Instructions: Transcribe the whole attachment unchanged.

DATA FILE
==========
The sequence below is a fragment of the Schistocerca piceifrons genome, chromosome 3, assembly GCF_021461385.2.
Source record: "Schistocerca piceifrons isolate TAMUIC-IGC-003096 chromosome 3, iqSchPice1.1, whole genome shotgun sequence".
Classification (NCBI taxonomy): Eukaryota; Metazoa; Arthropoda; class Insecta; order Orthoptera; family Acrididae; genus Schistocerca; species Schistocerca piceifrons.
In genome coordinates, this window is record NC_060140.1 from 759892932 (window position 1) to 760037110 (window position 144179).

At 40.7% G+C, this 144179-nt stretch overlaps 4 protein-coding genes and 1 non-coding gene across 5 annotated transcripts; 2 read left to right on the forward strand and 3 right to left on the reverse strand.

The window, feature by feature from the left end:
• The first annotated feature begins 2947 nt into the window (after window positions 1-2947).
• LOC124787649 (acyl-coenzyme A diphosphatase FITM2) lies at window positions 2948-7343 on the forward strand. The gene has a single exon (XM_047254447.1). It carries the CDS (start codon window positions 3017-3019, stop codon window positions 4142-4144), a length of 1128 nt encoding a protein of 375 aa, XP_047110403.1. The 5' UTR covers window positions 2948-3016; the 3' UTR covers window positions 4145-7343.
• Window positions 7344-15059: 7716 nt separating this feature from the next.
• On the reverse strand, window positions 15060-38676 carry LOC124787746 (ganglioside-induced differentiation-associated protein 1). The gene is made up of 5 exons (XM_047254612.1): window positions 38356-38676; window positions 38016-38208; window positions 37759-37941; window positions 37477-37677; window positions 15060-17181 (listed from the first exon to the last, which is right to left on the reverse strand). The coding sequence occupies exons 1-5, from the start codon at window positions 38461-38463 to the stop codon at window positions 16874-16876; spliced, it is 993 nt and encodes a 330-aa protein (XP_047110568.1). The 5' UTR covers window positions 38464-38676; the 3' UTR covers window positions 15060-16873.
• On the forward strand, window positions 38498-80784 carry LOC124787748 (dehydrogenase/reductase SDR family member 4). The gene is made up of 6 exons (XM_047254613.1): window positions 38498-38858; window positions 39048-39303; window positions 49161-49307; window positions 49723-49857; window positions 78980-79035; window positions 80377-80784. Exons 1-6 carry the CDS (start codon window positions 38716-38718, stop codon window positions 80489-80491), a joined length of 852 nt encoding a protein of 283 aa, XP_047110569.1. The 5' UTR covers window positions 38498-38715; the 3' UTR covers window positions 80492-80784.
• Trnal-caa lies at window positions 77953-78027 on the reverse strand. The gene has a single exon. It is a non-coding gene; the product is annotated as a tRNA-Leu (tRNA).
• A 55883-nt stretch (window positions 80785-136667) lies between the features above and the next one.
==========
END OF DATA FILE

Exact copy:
The sequence below is a fragment of the Schistocerca piceifrons genome, chromosome 3, assembly GCF_021461385.2.
Source record: "Schistocerca piceifrons isolate TAMUIC-IGC-003096 chromosome 3, iqSchPice1.1, whole genome shotgun sequence".
Classification (NCBI taxonomy): Eukaryota; Metazoa; Arthropoda; class Insecta; order Orthoptera; family Acrididae; genus Schistocerca; species Schistocerca piceifrons.
In genome coordinates, this window is record NC_060140.1 from 759892932 (window position 1) to 760037110 (window position 144179).

At 40.7% G+C, this 144179-nt stretch overlaps 4 protein-coding genes and 1 non-coding gene across 5 annotated transcripts; 2 read left to right on the forward strand and 3 right to left on the reverse strand.

The window, feature by feature from the left end:
• The first annotated feature begins 2947 nt into the window (after window positions 1-2947).
• LOC124787649 (acyl-coenzyme A diphosphatase FITM2) lies at window positions 2948-7343 on the forward strand. The gene has a single exon (XM_047254447.1). It carries the CDS (start codon window positions 3017-3019, stop codon window positions 4142-4144), a length of 1128 nt encoding a protein of 375 aa, XP_047110403.1. The 5' UTR covers window positions 2948-3016; the 3' UTR covers window positions 4145-7343.
• Window positions 7344-15059: 7716 nt separating this feature from the next.
• On the reverse strand, window positions 15060-38676 carry LOC124787746 (ganglioside-induced differentiation-associated protein 1). The gene is made up of 5 exons (XM_047254612.1): window positions 38356-38676; window positions 38016-38208; window positions 37759-37941; window positions 37477-37677; window positions 15060-17181 (listed from the first exon to the last, which is right to left on the reverse strand). The coding sequence occupies exons 1-5, from the start codon at window positions 38461-38463 to the stop codon at window positions 16874-16876; spliced, it is 993 nt and encodes a 330-aa protein (XP_047110568.1). The 5' UTR covers window positions 38464-38676; the 3' UTR covers window positions 15060-16873.
• On the forward strand, window positions 38498-80784 carry LOC124787748 (dehydrogenase/reductase SDR family member 4). The gene is made up of 6 exons (XM_047254613.1): window positions 38498-38858; window positions 39048-39303; window positions 49161-49307; window positions 49723-49857; window positions 78980-79035; window positions 80377-80784. Exons 1-6 carry the CDS (start codon window positions 38716-38718, stop codon window positions 80489-80491), a joined length of 852 nt encoding a protein of 283 aa, XP_047110569.1. The 5' UTR covers window positions 38498-38715; the 3' UTR covers window positions 80492-80784.
• Trnal-caa lies at window positions 77953-78027 on the reverse strand. The gene has a single exon. It is a non-coding gene; the product is annotated as a tRNA-Leu (tRNA).
• A 55883-nt stretch (window positions 80785-136667) lies between the features above and the next one.